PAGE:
This section is from the book "The Law Of Real Property and Other Interests In Land", by Herbert Thorn Dike Tiffany. Also available from Amazon: A Treatise on the Modern Law of Real Property and Other Interests in Land .
A "party wall'; is a division wall between two buildings belonging to different persons, in which each of such persons has certain rights of use or ownership, or both. The term, as stated in a modern English case,57 has been used in connection with division walls in four different senses. It may refer to (1) a division wall of which, with the land beneath it, the owners of the .two adjoining buildings are tenants in common;58 (2) a wall divided longitudinally into two strips, each of the adjoining owners owning the strip on his side, and having a right to use that strip only;59 (3) a wall located entirely upon the land of one of the adjoining owners, and belonging entirely to him, but subject to an easement in the other to have it maintained as a division wall between the two properties and to use it for purposes of support;60 or (4) a wall divided
56. Mcconnel v. Kibbe, 33 111. 175, 85 Am. Dec. 265; Rhodes v. Mccormaek, 4 Iowa, 375; Graves v. Berdan, 26 N. Y. 501; Harris v. Ryding, 5 Mees. & W. 60.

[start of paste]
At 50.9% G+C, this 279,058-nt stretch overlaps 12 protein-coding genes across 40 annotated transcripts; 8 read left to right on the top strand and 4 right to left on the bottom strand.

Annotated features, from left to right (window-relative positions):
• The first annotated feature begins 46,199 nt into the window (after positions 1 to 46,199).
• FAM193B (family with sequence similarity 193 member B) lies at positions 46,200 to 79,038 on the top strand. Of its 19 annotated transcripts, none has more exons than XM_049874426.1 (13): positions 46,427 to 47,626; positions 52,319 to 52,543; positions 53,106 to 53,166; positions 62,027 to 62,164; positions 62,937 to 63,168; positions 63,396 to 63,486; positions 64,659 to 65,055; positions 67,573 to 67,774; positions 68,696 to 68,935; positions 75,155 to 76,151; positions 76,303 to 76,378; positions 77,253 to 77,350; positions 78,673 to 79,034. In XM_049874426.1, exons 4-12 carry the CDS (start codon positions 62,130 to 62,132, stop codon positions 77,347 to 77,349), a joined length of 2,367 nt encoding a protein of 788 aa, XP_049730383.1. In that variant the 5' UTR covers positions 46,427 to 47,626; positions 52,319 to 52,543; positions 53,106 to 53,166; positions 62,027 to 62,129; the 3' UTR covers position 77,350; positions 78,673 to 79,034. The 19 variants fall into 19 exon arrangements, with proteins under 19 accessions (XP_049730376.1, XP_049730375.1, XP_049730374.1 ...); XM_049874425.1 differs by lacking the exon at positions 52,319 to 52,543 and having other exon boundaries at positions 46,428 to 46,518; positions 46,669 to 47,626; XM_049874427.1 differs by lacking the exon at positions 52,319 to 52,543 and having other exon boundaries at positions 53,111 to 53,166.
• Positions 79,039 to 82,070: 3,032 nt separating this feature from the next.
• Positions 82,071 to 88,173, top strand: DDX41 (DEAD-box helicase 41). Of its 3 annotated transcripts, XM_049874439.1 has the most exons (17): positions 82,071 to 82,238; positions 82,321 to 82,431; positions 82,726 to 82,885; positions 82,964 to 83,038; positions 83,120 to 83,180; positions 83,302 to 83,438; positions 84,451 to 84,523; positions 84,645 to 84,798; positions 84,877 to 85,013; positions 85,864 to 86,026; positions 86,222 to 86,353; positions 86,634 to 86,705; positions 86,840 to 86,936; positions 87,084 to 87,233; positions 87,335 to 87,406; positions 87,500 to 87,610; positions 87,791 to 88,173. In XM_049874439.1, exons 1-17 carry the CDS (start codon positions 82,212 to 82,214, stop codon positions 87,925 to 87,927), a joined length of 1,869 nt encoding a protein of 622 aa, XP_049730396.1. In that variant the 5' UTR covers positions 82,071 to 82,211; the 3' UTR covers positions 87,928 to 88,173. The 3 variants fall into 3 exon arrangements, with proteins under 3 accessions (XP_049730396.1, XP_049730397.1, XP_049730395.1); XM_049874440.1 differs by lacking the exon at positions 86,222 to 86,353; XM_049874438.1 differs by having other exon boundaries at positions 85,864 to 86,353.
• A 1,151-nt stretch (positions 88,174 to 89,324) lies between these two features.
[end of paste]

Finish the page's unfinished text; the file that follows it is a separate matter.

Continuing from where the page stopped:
But the owner of the upper floor has, it seems, no right to demand that the owner of the lower keep it in repair for the purpose of supporting the former. See post. Sec. 370. note 55.
57. Watson v. Gray. 14 Ch. Div. 192, per Fry, J.
58. It is used in this sense in the following cases; Cubitt v. Porter, 8 Barn. & C. 257; Mayfair Property Co. v. Johnston (1894)
1 Ch. 508; Wiltshire v. Sidford, 1 Man. & R. 404; Montgomery v. Trustees of Masonic Hall, 70 Ga. 38. See Sherred v. Cisco, 4 Sanif. (N. Y.) 480.
59. Matts v. Hawkins, 5 Taunt. 20; Murly v. Mcdermott, 8 Adol. & E. 138.
60. Tate v. Fratt. 112 Cal. 613, 44 Pac. 1061; Price v. Mcconnell. 27 111. 255; Molony v. Dixon. 65 Iowa. 136, 54 Am. Rep. 1. 21 N. W. 488; Henry v. Kock, 80 Ky. 391, 44 Am. Rep. 484; Dorsey v. Habersack, 84 Md. 117, 35 Atl. 96; Rogers v. Sinsheimer, 50 N. Y. 646; Nash v. Kemp, 49 How.
Longitudinally in to two strips, each of the adjoining-owners owning the strip on his side only, but having an easement in the other strip for the purposes of the support of his building.61